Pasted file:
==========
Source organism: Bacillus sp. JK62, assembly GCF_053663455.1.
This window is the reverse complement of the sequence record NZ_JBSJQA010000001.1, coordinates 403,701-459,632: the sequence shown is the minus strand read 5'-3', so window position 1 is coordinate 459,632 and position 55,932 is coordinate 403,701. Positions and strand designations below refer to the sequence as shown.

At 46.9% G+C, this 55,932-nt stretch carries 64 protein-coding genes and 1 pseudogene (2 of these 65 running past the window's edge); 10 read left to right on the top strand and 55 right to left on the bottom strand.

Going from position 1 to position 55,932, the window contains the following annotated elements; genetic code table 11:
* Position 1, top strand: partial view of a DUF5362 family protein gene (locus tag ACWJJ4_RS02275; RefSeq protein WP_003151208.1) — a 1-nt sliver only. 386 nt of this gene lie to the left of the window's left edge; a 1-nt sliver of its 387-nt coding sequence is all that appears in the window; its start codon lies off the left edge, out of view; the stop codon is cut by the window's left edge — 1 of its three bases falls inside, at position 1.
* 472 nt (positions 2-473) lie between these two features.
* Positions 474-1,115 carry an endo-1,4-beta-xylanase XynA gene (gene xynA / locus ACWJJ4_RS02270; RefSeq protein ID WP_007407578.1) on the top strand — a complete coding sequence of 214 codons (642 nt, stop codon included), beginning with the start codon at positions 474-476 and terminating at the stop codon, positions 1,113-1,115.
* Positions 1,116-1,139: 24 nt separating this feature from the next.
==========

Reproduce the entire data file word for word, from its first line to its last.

Source organism: Bacillus sp. JK62, assembly GCF_053663455.1.
This window is the reverse complement of the sequence record NZ_JBSJQA010000001.1, coordinates 403,701-459,632: the sequence shown is the minus strand read 5'-3', so window position 1 is coordinate 459,632 and position 55,932 is coordinate 403,701. Positions and strand designations below refer to the sequence as shown.

At 46.9% G+C, this 55,932-nt stretch carries 64 protein-coding genes and 1 pseudogene (2 of these 65 running past the window's edge); 10 read left to right on the top strand and 55 right to left on the bottom strand.

Going from position 1 to position 55,932, the window contains the following annotated elements; genetic code table 11:
* Position 1, top strand: partial view of a DUF5362 family protein gene (locus tag ACWJJ4_RS02275; RefSeq protein WP_003151208.1) — a 1-nt sliver only. 386 nt of this gene lie to the left of the window's left edge; a 1-nt sliver of its 387-nt coding sequence is all that appears in the window; its start codon lies off the left edge, out of view; the stop codon is cut by the window's left edge — 1 of its three bases falls inside, at position 1.
* 472 nt (positions 2-473) lie between these two features.
* Positions 474-1,115 carry an endo-1,4-beta-xylanase XynA gene (gene xynA / locus ACWJJ4_RS02270; RefSeq protein ID WP_007407578.1) on the top strand — a complete coding sequence of 214 codons (642 nt, stop codon included), beginning with the start codon at positions 474-476 and terminating at the stop codon, positions 1,113-1,115.
* Positions 1,116-1,139: 24 nt separating this feature from the next.